Myth No. 2: Readers understand the separation of advertising and editorial online.
Not always. Because Kerry has bought more online ads than Bush, some media outlets have appeared to be favoring Kerry to some readers. At the San Francisco Chronicle's SFGate site, an influx of Kerry ads to reach the Bay Area's mainly liberal audience touched off complaints by Bush supporters who say the site isn't being neutral in the election. The site's editor, Vlae Kershner, told me via e-mail that he tried to explain to readers that SFGate is open to ads from all sides.
"I don't think most TV stations have to worry about only getting ads from one party or the other," Kershner said. "The potential problem for our industry is that our readers -- who don't always make the distinctions among news, opinion and advertising -- will increasingly view our Web sites as espousing a political point of view based on the advertising they see."
Kershner said he might ask the Chronicle readers representative to write something in his column about the online ad situation. When Glenn Reynolds ran Kerry and Democratic ads on his right-leaning Weblog, InstaPundit, he said he also got a few outraged e-mails from Republicans about the ads, "but their concern doesn't trouble me."
USAToday.com, which has a mainly moderate readership, has taken steps to make sure political ads aren't misread by its readers, according to publisher Jeff Webber. He said the site will not run any political ads in its politics section. When I glanced at the section, however, I noticed there were still "Related Advertiser Links" for political groups at the bottom of each page.
Michael Henry, director of sales for The Wall Street Journal Online, said his sites had no restrictions on where political ads could run, including on its conservative opinion pages. "If an advertiser came to us and said they would spend $1 million, but you can't take ads from my opponent, we wouldn't do that," Henry told me. "I think the USAToday.com knee-jerk reaction might just be because it's talking about the campaign, and doesn't want the readers to be confused about what is ads and what is editorial. And it's very clear on our site what's editorial and what's advertising."
Henry notes that OpinionJournal.com even has a "Soapbox" paid editorial space, where advertisers can basically write an editorial for a price. He thinks it would make a lot of sense for political candidates to buy that space, and doesn't think it would blur the ad/edit line.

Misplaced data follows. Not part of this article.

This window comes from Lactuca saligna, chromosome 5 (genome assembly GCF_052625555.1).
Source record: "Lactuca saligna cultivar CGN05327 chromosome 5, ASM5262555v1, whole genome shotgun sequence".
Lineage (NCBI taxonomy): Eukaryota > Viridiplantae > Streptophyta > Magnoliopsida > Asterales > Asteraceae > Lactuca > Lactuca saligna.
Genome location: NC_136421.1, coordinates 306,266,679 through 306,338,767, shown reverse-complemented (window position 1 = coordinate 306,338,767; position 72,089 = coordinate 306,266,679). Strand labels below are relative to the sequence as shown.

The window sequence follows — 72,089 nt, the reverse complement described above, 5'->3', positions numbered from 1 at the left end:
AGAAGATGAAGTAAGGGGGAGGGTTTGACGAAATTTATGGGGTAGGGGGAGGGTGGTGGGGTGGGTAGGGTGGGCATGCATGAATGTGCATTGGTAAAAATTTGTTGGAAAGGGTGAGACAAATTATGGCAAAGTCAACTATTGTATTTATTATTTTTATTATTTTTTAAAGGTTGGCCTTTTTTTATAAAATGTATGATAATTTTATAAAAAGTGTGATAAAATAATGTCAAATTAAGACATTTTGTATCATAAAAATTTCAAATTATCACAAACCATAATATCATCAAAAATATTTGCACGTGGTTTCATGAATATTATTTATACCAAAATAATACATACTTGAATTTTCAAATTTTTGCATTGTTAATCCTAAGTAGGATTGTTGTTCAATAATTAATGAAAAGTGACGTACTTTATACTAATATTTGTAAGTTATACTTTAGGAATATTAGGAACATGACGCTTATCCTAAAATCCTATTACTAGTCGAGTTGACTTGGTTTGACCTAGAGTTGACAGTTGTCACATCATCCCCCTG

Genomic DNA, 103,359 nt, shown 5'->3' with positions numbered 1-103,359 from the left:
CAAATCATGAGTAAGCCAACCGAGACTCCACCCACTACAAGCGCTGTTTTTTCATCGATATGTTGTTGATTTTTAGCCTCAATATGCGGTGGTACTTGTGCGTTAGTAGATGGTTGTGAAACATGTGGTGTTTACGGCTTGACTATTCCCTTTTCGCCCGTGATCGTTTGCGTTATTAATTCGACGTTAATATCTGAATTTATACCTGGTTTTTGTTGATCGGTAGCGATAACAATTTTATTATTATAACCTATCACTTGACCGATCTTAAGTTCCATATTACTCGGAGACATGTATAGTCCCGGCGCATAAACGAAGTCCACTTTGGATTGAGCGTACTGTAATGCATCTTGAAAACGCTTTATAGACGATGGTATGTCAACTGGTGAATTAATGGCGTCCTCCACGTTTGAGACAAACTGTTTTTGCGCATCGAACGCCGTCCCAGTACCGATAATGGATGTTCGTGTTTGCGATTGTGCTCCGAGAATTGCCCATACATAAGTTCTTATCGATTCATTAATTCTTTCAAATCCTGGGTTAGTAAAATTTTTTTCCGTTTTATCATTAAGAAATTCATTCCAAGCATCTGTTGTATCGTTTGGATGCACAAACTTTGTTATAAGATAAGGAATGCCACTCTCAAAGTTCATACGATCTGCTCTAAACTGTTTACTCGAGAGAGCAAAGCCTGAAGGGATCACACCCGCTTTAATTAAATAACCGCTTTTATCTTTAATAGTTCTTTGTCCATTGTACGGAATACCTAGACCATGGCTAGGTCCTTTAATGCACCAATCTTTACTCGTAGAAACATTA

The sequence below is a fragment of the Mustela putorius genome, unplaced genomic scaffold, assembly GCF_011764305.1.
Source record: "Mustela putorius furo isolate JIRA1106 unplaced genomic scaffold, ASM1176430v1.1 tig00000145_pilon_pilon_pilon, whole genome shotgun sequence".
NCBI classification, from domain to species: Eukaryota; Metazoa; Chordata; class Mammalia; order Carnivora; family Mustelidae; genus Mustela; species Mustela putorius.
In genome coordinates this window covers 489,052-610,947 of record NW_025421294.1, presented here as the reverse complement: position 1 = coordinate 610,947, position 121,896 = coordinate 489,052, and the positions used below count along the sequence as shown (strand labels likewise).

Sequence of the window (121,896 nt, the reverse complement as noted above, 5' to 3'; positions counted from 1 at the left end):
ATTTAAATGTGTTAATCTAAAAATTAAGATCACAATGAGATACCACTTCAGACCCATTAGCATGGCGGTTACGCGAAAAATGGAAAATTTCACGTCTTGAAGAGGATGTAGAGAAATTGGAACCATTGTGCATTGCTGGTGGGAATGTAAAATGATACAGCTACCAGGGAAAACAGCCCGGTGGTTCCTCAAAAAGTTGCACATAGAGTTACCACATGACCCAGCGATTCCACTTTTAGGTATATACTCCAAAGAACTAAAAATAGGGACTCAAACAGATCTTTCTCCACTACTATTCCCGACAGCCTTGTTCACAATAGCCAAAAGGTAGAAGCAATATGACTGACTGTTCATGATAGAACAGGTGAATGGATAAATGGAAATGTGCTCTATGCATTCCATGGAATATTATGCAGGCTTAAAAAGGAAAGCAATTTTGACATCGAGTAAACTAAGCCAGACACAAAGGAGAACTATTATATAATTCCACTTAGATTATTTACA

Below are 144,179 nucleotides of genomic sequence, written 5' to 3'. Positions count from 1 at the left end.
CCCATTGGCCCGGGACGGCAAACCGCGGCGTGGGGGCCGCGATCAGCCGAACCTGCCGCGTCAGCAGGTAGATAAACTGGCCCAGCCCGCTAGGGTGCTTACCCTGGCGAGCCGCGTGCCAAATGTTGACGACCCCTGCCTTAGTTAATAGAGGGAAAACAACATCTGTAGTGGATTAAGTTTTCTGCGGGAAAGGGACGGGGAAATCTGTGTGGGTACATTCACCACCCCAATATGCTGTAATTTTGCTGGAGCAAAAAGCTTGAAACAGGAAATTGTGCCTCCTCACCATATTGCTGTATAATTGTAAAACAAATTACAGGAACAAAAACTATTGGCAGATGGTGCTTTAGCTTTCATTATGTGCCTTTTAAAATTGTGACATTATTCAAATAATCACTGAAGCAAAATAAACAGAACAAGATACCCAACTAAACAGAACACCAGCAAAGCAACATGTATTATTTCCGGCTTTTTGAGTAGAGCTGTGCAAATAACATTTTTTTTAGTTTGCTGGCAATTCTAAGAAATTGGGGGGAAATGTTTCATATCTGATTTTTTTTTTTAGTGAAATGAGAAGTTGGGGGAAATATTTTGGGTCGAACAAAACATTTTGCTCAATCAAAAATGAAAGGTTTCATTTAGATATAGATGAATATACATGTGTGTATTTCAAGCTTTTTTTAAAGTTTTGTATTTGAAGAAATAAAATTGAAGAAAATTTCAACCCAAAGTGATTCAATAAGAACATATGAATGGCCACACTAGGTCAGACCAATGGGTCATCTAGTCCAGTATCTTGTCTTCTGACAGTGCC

Myth No. 3: Ads on blogs aren't making money for anyone yet.
One little known fact is that John Kerry's campaign was the first to purchase political advertisements through the new BlogAds network -- back in November when Howard Dean was getting all the attention. According to BlogAds honcho Henry Copeland, Kerry has run four waves of ad campaigns via BlogAds, which places ads on a variety of top-tier political Weblogs.
Dickert, who was with the Kerry campaign during its first BlogAds buy, says the blogging community was the perfect activist audience for the early groundwork of firing up the base. "Why were BlogAds appropriate?" Dickert said. "One is that the pricing was good for the reach. And two was that people seeing these ads were very passionate about issues. And if we were able to connect with the readers, then we could get them involved in the campaign."
Dickert said the BlogAds were instrumental in helping Kerry get more than 200 percent return on their total ad spending in that online campaign (which combined blog ads with other online ads). In other words, the candidate raised three times more than it spent for the campaign.
And who gets enriched by BlogAds? Well, BlogAds itself keeps 20 percent of the ads it sells, a pretty small slice for an ad network. Copeland told me the business was profitable as of the first quarter, and that his lean operation includes just one U.S. salesperson and three other employees who work from Hungary. "Suffice it to say that January's revenues equaled all of 2003, and we now have single days that equal January's revenues," Copeland said via e-mail, saying this says as much about how slow things were in '03 as anything.